Man jailed for spitting at two nurses after claiming to have coronavirus

The incident took place at West Suffolk Hospital in Bury St Edmunds Picture: SARAH LUCY BROWN

The incident took place at West Suffolk Hospital in Bury St Edmunds Picture: SARAH LUCY BROWN - Credit: Archant

A man who spat in the faces of two West Suffolk Hospital nurses as they tried to treat him - having earlier claimed to have coronavirus - has been jailed for eight months.

Zeb Fitts had been arrested after attacking a friend at a Bury St Edmunds flat, repeatedly punching his victim to the head and torso, as well as kicking him and smashing a mirror.

The 25-year-old then became “highly aggressive” while being arrested and had to be restrained using straps as he kicked out against police, before telling officers that he had Covid-19 and threatening to spit at them.

Having sustained injuries to his hand during the incident on April 6, officers decided that Fitts - who had been drinking heavily - needed medical treatment at West Suffolk Hospital.

However during a sentencing hearing at Ipswich Crown Court on Wednesday, prosecutor Richard White said: “A&E staff were not prepared for him to enter the department.

“Two nurses came out in order to treat him.

“Fitts was shouting and swearing. He was abusive to the nurses as they treated him and he spat at them.”

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The nurses later confirmed that Fitts’ salvia landed on their faces and their personal protective equipment.

Neither have had to self-isolate and have not shown any symptoms.

But Judge Martyn Levett said emergency workers “risk their lives for others” - and that offenders who deliberately cough or spit at them cause “fear of deadly harm”.

Mitigating, Lynne Shirley said that Fitts, of no fixed address, did not have Covid-19 and had been on a “slippery slope” from anxiety and depression after becoming homeless earlier in the year.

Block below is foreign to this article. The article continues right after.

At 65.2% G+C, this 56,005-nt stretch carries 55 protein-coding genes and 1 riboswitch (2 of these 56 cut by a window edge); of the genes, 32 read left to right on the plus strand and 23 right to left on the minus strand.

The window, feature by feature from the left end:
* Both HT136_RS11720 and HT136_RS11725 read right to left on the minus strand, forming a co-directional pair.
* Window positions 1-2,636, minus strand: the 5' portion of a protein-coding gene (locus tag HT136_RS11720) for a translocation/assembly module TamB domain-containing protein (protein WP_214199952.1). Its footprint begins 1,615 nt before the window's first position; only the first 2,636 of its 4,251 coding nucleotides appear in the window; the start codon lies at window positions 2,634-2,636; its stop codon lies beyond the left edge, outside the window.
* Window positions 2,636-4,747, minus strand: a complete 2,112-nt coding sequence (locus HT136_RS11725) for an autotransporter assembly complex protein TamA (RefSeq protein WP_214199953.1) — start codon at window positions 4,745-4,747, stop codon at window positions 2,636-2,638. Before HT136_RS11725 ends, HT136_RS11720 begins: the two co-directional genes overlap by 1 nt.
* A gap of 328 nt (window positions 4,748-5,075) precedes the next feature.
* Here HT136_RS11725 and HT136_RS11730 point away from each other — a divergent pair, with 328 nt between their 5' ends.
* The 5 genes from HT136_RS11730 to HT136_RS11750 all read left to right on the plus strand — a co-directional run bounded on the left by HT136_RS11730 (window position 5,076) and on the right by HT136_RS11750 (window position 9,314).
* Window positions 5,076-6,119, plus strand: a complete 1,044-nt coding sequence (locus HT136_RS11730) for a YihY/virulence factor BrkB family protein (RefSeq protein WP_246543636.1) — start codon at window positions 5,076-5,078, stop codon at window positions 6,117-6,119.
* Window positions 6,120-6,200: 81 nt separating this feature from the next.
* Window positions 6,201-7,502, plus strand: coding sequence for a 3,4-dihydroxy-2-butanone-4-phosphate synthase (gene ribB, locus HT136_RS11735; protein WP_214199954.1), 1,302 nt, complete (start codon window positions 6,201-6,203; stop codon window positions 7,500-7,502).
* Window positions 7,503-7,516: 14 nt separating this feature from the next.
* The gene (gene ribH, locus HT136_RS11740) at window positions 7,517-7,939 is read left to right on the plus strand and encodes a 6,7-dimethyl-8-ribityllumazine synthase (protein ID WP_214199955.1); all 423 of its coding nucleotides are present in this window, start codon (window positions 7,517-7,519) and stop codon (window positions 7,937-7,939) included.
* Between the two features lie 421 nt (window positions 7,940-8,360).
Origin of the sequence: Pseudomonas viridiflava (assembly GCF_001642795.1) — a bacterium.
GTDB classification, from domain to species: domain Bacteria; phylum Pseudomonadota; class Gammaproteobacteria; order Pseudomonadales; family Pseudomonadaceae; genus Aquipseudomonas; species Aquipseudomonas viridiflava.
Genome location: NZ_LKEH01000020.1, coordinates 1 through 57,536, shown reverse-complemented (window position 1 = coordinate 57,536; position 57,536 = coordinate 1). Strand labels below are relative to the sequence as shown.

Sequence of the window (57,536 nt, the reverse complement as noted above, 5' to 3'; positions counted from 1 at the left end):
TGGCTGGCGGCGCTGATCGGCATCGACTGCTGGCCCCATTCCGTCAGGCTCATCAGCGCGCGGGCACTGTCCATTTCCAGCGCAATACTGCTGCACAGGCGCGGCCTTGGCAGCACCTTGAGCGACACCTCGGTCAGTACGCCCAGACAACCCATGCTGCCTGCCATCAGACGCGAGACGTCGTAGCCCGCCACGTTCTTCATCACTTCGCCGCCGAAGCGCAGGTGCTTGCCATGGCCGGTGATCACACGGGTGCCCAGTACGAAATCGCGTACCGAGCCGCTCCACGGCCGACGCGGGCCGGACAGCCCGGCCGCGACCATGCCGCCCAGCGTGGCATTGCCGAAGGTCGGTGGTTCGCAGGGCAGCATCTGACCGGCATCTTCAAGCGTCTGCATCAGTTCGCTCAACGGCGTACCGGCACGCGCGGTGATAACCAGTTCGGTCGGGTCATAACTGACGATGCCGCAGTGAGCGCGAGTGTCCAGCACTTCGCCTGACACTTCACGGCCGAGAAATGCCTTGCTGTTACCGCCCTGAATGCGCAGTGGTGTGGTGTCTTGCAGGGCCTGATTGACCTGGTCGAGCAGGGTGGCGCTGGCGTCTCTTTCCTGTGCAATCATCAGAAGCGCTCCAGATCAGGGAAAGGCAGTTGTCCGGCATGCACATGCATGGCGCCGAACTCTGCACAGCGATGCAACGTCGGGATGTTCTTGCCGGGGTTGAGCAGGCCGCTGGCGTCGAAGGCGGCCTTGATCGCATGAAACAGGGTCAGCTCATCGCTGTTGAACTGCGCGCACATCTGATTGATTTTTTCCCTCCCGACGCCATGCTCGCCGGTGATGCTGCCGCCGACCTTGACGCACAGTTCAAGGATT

He later pleaded guilty to two counts of assaulting an emergency worker, one of assault causing actual bodily harm (ABH) and one of criminal damage.

“He refers to being disgusted by his behaviour,” she said. “There’s clear evidence of significant remorse.”

However Judge Levett told Fitts: “I take the view this was of supreme seriousness and that you pose an immediate risk to the public.”

He sentenced Fitts to six months in jail for each the two counts of assaulting emergency workers, both to run concurrently with each other, and an additional two months for the ABH, to run consecutively - making eight months in total.

He was given two weeks imprisonment for the criminal damage, which will run concurrently to his other sentences.

Ahead of the hearing, Superintendent Kim Warner, of Suffolk Constabulary, said he could not comprehend what compelled Fitts to behave in the way he did at a time when NHS staff were on the front line of fighting coronavirus.

In the wake of the Covid-19 crisis, the Sentencing Council has put forward new guidelines for courts to increase the severity of penalties, with spitting or coughing considered aggravating factors.

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